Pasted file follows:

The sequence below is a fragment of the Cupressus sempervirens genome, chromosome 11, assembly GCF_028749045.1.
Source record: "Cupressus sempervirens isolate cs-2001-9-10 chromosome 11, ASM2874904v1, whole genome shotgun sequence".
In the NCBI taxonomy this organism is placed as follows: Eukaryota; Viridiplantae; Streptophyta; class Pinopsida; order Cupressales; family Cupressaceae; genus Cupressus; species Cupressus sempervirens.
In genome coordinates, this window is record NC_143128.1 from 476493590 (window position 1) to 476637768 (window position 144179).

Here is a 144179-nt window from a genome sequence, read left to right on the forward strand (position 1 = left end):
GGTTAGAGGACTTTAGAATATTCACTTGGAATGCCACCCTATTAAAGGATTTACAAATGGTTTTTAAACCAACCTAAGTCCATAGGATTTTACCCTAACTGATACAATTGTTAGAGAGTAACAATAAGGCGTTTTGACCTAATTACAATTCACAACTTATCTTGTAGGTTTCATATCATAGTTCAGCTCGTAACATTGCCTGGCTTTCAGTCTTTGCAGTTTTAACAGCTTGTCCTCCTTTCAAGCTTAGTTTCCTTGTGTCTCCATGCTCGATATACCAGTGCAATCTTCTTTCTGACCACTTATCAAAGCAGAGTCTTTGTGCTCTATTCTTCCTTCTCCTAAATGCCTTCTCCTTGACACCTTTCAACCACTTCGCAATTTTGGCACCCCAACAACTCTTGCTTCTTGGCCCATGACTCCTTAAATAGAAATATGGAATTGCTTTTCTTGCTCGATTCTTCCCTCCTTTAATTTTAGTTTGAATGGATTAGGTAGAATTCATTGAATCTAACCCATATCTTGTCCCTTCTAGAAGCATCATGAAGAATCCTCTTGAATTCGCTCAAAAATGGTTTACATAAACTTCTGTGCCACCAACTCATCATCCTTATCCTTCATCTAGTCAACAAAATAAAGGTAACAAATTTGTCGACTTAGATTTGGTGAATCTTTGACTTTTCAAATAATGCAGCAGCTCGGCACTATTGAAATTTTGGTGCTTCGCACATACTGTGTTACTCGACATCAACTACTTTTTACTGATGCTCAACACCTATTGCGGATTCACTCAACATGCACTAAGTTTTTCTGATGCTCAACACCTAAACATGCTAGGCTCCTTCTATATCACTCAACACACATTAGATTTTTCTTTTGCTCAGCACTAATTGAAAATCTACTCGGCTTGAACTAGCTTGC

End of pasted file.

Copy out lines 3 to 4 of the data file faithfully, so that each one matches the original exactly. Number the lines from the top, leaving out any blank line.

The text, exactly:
In the NCBI taxonomy this organism is placed as follows: Eukaryota; Viridiplantae; Streptophyta; class Pinopsida; order Cupressales; family Cupressaceae; genus Cupressus; species Cupressus sempervirens.
In genome coordinates, this window is record NC_143128.1 from 476493590 (window position 1) to 476637768 (window position 144179).